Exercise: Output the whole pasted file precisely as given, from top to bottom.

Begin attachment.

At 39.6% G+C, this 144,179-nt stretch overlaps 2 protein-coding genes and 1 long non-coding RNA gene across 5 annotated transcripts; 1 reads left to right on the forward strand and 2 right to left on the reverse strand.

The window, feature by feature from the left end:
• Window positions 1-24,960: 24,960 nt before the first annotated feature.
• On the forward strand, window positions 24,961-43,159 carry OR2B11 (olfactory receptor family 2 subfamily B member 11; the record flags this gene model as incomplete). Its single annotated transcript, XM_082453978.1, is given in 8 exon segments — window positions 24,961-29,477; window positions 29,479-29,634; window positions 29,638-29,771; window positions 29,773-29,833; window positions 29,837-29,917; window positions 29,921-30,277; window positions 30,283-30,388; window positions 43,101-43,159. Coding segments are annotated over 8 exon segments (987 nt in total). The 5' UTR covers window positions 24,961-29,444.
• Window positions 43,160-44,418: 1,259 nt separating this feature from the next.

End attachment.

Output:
At 39.6% G+C, this 144,179-nt stretch overlaps 2 protein-coding genes and 1 long non-coding RNA gene across 5 annotated transcripts; 1 reads left to right on the forward strand and 2 right to left on the reverse strand.

The window, feature by feature from the left end:
• Window positions 1-24,960: 24,960 nt before the first annotated feature.
• On the forward strand, window positions 24,961-43,159 carry OR2B11 (olfactory receptor family 2 subfamily B member 11; the record flags this gene model as incomplete). Its single annotated transcript, XM_082453978.1, is given in 8 exon segments — window positions 24,961-29,477; window positions 29,479-29,634; window positions 29,638-29,771; window positions 29,773-29,833; window positions 29,837-29,917; window positions 29,921-30,277; window positions 30,283-30,388; window positions 43,101-43,159. Coding segments are annotated over 8 exon segments (987 nt in total). The 5' UTR covers window positions 24,961-29,444.
• Window positions 43,160-44,418: 1,259 nt separating this feature from the next.